Penang - Lor Mee




Lor mee is another of those street foods that are not commonly available in Western societies, but are easily found in southern China, Thailand, Malaysia and Singapore. The dish is iconic of the Teochew Province in China and has been mainly brought to equatorial climes by immigrants over the last few centuries. It combines snippets of ingredients in a thick savoury sauce. Above, the lor mee with roast pork and sliced hard boiled egg accompaniments at the Fong Sheng Cafe, along Lorong Selamat in Georgetown, Penang - the place was introduced by May Wah and Henry Quah.








The cafe harks back to the seventies or eighties - and maybe earlier - what caught my eye were (above) freshly blended fruit and/or vegetable juices and (below) metal and plastic contraptions of the food trade.

















Hot and cold drinks are easily on offer from the cafe (above and below) at very reasonable prices.








Another version of the dish (below) taken whilst Bob Lee was enjoying them in another cafe or coffee shop in Georgetown, Penang Island.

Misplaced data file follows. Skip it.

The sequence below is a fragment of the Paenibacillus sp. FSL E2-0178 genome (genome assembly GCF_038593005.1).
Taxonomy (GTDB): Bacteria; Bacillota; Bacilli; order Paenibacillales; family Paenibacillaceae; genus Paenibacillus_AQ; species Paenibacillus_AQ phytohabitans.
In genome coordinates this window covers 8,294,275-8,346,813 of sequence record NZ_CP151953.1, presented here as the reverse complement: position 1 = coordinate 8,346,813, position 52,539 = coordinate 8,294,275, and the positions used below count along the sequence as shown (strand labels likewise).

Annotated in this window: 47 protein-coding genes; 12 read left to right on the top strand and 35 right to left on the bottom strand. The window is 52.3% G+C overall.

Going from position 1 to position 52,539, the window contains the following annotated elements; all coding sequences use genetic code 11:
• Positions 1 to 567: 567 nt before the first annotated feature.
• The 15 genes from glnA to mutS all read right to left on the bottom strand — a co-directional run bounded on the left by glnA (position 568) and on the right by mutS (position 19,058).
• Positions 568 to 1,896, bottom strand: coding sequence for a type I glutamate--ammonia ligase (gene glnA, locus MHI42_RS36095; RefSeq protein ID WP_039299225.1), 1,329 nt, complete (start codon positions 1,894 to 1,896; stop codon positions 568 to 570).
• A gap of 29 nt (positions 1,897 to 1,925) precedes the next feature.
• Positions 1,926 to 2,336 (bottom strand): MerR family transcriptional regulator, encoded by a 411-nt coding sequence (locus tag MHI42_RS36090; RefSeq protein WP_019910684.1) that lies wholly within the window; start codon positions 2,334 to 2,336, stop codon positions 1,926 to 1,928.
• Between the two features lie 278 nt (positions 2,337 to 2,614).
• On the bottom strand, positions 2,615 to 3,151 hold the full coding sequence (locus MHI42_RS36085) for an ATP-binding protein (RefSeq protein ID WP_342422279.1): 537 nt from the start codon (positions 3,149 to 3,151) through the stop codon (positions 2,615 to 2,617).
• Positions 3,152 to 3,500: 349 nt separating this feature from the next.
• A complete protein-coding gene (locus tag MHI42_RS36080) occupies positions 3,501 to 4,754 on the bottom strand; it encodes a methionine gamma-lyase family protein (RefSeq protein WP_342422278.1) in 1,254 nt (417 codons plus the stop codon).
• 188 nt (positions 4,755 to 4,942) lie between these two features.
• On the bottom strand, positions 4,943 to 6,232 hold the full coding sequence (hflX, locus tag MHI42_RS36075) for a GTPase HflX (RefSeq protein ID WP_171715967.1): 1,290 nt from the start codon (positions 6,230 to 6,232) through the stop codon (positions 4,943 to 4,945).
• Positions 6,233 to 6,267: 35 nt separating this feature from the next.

Penang Lor Mee Recipe:

Ingredients
# 250g lean pork
# 2 litres fresh chicken stock
# 200g prawns, keep shells intact

Seasoning (A)
# 1/2 tsp salt
# 1/2 tsp pepper
# 1 tsp light soya sauce
# 1 kg fresh yellow Hokkien noodles
# 1 cup bean sprouts, tailed
# 3 hard boiled eggs, cut into wedges or halved

Seasoning (B)
# 2 tbsp light soya sauce
# 1/2–3/4 tsp thick soya sauce
# Salt to taste

Thickening
# 3–3½ tbsp corn flour mixed
# 100ml water
# 2 eggs, lightly beaten
Condiment - Chilli and garlic sambal
# 3 tbsp chili paste
# 3 tbsp oil
# 1/8 tsp salt or to taste
# 6 cloves garlic
# 2 tbsp chicken stock
# 1/8 tsp salt

Cooking Method

1. Marinate pork with seasoning (A) and set aside. Bring chicken stock to a boil.

2. Add in pork and simmer for 10 minutes. Remove and set aside to cool then cut into thin slices.

3. Add seasoning (B) to the stock and bring to a simmering boil.

4. Add corn flour thickening and stir well to mix. Bring stock away from the heat and drizzle in the beaten eggs.

5. Stir gently to mix. Scald noodles and bean sprouts separately and put required amount of noodles and bean sprouts into individual serving bowls.

6. Ladle out starchy gravy or stock over the noodles. Add a few slices of pork and a slice of hard-boiled egg.

7. Serve with chili garlic sambal.

Chili Garlic Sambal
Heat 3 tbsp oil a small saucepan. Add chili paste and salt and cook until oil rises. Dish out and set aside. Put garlic, chicken stock and 1/8 teaspoon salt in a food processor. Blend into a fine paste. Set aside for use.

Copyright for Recipe: Amy Beh, taken from: http://kuali.com/recipes

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